Stack Overflow is a community of 4.7 million programmers, just like you, helping each other.

Join them; it only takes a minute:

Sign up
Join the Stack Overflow community to:
  1. Ask programming questions
  2. Answer and help your peers
  3. Get recognized for your expertise

I can't seem to figure out what I'm doing wrong here:

This is the method I'm testing:

public List<Mo> filterDuplicatesByName(List<Mo> dbMos) {
    List<String> names = Lists.newArrayList();
    for(Mo mo : dbMos) {
        try {
            String name = mo.getName();
            if(names.contains(name)) {
            } else {
        } catch (DataLayerException ex) {
    return dbMos;

And this is my test class:

package com.rondavu.wt.service.recommendations;

import org.jmock.Expectations;
import org.jmock.Mockery;
import org.jmock.lib.legacy.ClassImposteriser;
import org.junit.Before;
import org.junit.Test;

import java.util.ArrayList;
import java.util.List;

import static org.junit.Assert.assertEquals;

public class RecommendationsUtilsTest  {

    Mockery context = new Mockery();

    RecommendationsUtils recommendationsUtils = new RecommendationsUtils();

    final Mo mo = context.mock(Mo.class);

    public void testFilterDuplicatesByName_oneMo() throws DataLayerException {
        List<Mo> input = Lists.newArrayList(mo);
        List<Mo> expected = Lists.newArrayList(mo);

        context.checking(new Expectations() {{
            oneOf (mo).getName(); will(returnValue("Mo 1"));

        List<Mo> actual = recommendationsUtils.filterDuplicatesByName(input);


        assertEquals(expected, actual);

When I run the test I get this output:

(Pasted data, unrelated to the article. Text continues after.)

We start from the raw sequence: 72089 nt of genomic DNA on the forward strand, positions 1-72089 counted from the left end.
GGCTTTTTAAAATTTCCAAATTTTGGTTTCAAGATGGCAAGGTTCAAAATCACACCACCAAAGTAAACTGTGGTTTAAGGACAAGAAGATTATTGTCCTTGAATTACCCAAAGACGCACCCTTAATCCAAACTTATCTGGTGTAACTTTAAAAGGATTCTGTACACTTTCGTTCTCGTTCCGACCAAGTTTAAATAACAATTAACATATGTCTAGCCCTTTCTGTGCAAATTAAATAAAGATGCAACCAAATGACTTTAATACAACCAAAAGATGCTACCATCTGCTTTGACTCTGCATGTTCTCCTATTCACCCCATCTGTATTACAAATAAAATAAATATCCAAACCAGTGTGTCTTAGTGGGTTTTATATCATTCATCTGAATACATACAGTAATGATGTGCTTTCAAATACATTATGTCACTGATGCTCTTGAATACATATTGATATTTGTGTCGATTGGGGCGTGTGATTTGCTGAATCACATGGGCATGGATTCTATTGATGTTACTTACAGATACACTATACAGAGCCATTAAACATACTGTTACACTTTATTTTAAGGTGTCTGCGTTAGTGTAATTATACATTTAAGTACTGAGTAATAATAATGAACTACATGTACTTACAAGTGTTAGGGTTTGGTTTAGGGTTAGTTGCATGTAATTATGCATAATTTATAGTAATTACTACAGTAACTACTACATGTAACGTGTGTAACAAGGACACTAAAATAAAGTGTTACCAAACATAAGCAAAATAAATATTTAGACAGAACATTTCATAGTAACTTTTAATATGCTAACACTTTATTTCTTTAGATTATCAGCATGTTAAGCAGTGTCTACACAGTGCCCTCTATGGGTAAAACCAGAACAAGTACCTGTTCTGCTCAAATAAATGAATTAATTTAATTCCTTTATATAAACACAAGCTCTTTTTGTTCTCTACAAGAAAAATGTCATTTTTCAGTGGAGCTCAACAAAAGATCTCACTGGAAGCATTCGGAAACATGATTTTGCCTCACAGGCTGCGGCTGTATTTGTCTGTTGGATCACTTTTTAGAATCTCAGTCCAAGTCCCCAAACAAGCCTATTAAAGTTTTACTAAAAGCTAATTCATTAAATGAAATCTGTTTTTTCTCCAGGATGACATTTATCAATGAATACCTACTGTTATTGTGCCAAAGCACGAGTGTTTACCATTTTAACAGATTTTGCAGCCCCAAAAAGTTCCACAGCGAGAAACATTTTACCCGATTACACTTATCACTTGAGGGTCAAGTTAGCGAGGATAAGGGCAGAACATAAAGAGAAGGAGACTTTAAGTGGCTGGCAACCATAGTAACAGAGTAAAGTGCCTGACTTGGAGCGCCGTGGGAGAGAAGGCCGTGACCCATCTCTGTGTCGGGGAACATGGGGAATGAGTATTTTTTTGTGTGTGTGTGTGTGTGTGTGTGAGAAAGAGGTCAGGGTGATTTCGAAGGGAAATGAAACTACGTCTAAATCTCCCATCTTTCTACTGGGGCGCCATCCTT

unexpected invocation: mo.getName()
no expectations specified: did you...
 - forget to start an expectation with a cardinality clause?
 - call a mocked method to specify the parameter of an expectation?
what happened before this: nothing!
    [stack trace]

I'm pretty new to jMock, and Java is not my strongest language in general but I thought that my oneOf (mo).getName() would make it expect that invocation. What am I doing wrong here?

share|improve this question
up vote 1 down vote accepted

Though it's not clear why at this point, it seems like Mockery is checking a different instance of mo compared to the one you're defining the expectations to. Try inserting context.mock(Mo.class) in the same local scope as the test case (or in an @Before method) and see if that fixes things.

share|improve this answer
Yep, that was it. I moved the final Mo mo = context.mock(Mo.class); from the class definition to the beginning of the testFilterDuplicatesByName_oneMo() method and it started working! – Nathan Friedly Mar 21 '13 at 0:52
That doesn't make sense to me. I'd make very sure you understand exactly what the difference is. While you're at it, I'd suggest using the allowing() clause because you're just querying a value--or even just a real object if that's possible. Also, you should look at the JUnit4RuleMockery rather than explicitly checking the context. – Steve Freeman Mar 21 '13 at 9:25

Your Answer


By posting your answer, you agree to the privacy policy and terms of service.

Not the answer you're looking for? Browse other questions tagged or ask your own question.